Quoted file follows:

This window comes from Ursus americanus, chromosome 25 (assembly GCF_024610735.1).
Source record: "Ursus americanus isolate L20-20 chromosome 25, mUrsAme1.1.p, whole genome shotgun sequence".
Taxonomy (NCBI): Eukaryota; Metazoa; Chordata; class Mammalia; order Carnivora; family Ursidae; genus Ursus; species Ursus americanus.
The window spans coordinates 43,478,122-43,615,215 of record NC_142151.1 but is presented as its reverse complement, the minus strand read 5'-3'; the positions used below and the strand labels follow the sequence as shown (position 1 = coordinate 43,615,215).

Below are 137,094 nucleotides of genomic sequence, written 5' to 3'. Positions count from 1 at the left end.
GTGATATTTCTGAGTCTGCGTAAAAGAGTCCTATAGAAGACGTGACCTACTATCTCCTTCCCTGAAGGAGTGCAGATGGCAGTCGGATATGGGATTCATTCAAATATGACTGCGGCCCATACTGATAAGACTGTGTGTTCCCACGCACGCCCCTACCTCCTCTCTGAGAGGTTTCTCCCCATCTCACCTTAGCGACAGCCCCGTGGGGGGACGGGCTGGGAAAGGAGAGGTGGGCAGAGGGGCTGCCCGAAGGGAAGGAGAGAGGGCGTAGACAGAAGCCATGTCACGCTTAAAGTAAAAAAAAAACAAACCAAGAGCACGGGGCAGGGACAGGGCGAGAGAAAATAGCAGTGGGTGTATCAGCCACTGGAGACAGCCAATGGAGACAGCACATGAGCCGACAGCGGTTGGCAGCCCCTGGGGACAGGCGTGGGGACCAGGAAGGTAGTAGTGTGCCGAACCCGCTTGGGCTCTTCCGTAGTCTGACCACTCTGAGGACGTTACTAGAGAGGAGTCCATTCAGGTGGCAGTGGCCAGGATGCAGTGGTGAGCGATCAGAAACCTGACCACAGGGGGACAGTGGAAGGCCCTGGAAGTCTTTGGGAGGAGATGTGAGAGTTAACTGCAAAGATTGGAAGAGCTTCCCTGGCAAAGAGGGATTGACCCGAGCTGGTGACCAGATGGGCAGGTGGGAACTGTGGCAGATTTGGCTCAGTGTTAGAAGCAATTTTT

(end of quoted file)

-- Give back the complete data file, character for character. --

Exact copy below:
This window comes from Ursus americanus, chromosome 25 (assembly GCF_024610735.1).
Source record: "Ursus americanus isolate L20-20 chromosome 25, mUrsAme1.1.p, whole genome shotgun sequence".
Taxonomy (NCBI): Eukaryota; Metazoa; Chordata; class Mammalia; order Carnivora; family Ursidae; genus Ursus; species Ursus americanus.
The window spans coordinates 43,478,122-43,615,215 of record NC_142151.1 but is presented as its reverse complement, the minus strand read 5'-3'; the positions used below and the strand labels follow the sequence as shown (position 1 = coordinate 43,615,215).

Below are 137,094 nucleotides of genomic sequence, written 5' to 3'. Positions count from 1 at the left end.
GTGATATTTCTGAGTCTGCGTAAAAGAGTCCTATAGAAGACGTGACCTACTATCTCCTTCCCTGAAGGAGTGCAGATGGCAGTCGGATATGGGATTCATTCAAATATGACTGCGGCCCATACTGATAAGACTGTGTGTTCCCACGCACGCCCCTACCTCCTCTCTGAGAGGTTTCTCCCCATCTCACCTTAGCGACAGCCCCGTGGGGGGACGGGCTGGGAAAGGAGAGGTGGGCAGAGGGGCTGCCCGAAGGGAAGGAGAGAGGGCGTAGACAGAAGCCATGTCACGCTTAAAGTAAAAAAAAAACAAACCAAGAGCACGGGGCAGGGACAGGGCGAGAGAAAATAGCAGTGGGTGTATCAGCCACTGGAGACAGCCAATGGAGACAGCACATGAGCCGACAGCGGTTGGCAGCCCCTGGGGACAGGCGTGGGGACCAGGAAGGTAGTAGTGTGCCGAACCCGCTTGGGCTCTTCCGTAGTCTGACCACTCTGAGGACGTTACTAGAGAGGAGTCCATTCAGGTGGCAGTGGCCAGGATGCAGTGGTGAGCGATCAGAAACCTGACCACAGGGGGACAGTGGAAGGCCCTGGAAGTCTTTGGGAGGAGATGTGAGAGTTAACTGCAAAGATTGGAAGAGCTTCCCTGGCAAAGAGGGATTGACCCGAGCTGGTGACCAGATGGGCAGGTGGGAACTGTGGCAGATTTGGCTCAGTGTTAGAAGCAATTTTT